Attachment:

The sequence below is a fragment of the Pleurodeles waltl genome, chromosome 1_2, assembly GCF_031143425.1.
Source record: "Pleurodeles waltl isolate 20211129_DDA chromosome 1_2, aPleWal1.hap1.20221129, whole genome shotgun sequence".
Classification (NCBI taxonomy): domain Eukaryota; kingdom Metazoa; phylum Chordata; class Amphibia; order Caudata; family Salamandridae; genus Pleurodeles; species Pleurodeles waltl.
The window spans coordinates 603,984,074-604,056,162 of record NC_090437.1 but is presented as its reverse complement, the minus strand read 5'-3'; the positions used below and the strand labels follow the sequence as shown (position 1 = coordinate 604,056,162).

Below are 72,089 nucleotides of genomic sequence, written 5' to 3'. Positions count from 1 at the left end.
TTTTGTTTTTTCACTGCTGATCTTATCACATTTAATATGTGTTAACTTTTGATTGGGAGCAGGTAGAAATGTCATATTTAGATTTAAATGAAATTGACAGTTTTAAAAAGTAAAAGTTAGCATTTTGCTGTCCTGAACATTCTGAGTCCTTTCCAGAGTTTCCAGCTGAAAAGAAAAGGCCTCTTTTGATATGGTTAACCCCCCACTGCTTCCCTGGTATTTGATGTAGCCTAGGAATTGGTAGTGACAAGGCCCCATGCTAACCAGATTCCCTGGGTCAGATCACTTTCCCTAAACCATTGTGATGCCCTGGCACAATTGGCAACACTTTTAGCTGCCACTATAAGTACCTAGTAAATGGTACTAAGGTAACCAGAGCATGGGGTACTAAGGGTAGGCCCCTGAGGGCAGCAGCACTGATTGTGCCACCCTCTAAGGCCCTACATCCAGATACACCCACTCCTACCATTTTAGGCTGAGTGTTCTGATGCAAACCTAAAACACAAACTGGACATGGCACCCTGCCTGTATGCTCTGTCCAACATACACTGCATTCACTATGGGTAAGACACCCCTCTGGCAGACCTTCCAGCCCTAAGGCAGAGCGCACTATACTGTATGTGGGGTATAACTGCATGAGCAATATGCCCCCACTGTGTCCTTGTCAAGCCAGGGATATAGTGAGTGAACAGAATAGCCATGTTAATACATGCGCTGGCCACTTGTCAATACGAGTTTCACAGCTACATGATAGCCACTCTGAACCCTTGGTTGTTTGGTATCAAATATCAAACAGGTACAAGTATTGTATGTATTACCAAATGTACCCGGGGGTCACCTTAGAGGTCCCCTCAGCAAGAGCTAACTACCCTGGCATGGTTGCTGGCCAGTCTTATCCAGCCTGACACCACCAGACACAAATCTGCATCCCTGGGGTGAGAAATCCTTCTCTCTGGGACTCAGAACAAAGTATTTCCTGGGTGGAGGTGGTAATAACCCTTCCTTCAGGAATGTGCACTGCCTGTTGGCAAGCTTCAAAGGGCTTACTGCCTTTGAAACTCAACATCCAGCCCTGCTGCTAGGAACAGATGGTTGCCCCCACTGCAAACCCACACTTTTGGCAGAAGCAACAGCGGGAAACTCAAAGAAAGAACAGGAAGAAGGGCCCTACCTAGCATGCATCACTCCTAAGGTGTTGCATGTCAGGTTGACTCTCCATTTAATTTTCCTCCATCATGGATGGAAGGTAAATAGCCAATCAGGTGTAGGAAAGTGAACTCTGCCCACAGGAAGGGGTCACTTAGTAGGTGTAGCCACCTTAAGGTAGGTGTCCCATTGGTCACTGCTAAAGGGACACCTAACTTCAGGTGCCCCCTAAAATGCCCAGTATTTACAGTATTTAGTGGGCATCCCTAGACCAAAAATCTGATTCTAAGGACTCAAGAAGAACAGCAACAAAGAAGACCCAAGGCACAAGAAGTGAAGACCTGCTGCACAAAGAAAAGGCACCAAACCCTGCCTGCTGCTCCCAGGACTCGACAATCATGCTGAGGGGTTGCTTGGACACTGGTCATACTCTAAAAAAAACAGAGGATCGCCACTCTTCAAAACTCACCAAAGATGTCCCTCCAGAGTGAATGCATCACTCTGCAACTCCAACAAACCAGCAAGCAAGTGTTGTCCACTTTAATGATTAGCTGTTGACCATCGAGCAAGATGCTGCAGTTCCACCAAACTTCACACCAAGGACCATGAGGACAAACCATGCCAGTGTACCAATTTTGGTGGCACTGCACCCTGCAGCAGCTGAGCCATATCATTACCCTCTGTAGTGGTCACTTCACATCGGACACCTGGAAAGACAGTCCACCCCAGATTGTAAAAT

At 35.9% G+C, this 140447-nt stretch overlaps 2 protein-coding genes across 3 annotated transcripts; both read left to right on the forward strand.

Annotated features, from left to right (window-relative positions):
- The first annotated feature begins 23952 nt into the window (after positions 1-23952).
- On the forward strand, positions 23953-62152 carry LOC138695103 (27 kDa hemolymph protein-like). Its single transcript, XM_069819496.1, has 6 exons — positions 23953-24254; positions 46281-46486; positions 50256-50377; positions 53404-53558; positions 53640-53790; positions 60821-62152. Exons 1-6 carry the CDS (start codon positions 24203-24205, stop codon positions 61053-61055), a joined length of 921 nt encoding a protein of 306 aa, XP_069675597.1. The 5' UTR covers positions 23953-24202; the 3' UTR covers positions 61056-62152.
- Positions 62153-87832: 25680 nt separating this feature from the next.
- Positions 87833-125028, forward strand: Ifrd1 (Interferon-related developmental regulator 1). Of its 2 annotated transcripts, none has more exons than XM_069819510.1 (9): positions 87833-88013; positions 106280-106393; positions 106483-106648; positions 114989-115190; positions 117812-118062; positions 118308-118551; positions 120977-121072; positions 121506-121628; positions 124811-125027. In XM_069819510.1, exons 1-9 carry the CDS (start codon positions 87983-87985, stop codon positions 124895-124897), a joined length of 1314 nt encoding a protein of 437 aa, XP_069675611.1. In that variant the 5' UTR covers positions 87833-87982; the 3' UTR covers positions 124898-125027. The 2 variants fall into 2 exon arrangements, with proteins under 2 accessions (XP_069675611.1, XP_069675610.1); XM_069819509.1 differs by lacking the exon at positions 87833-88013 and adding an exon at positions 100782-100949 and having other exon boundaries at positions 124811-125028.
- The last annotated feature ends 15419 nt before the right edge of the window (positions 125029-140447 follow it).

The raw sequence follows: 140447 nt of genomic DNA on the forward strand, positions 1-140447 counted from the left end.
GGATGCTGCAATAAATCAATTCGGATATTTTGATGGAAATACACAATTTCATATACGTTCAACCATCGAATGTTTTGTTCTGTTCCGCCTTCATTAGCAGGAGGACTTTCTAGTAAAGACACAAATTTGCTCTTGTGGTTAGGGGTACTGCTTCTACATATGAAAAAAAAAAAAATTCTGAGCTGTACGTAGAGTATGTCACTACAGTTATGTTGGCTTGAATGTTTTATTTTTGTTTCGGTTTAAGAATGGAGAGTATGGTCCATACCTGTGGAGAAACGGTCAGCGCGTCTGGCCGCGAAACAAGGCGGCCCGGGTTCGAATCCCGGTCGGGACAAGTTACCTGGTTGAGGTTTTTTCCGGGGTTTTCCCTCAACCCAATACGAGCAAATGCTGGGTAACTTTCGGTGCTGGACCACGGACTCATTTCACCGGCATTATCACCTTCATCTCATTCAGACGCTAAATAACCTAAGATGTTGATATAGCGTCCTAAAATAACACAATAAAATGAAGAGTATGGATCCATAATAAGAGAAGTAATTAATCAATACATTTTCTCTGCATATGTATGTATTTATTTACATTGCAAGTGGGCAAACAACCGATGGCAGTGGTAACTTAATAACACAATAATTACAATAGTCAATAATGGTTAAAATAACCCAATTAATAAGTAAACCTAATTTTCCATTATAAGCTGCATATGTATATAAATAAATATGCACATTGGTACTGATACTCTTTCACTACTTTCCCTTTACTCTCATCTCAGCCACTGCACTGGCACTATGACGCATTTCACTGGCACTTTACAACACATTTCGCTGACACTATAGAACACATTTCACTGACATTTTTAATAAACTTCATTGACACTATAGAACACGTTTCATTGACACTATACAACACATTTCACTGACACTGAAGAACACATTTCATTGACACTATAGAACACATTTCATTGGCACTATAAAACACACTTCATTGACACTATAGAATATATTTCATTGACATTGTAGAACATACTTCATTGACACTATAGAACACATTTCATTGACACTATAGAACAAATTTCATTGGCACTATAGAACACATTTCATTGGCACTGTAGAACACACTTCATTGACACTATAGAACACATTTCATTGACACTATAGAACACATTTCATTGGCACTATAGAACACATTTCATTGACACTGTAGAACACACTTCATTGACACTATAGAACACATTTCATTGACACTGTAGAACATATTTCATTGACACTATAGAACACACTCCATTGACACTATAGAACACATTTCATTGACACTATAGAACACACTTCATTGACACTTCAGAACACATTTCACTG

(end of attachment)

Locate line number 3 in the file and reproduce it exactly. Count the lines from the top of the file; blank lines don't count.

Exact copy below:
Classification (NCBI taxonomy): domain Eukaryota; kingdom Metazoa; phylum Chordata; class Amphibia; order Caudata; family Salamandridae; genus Pleurodeles; species Pleurodeles waltl.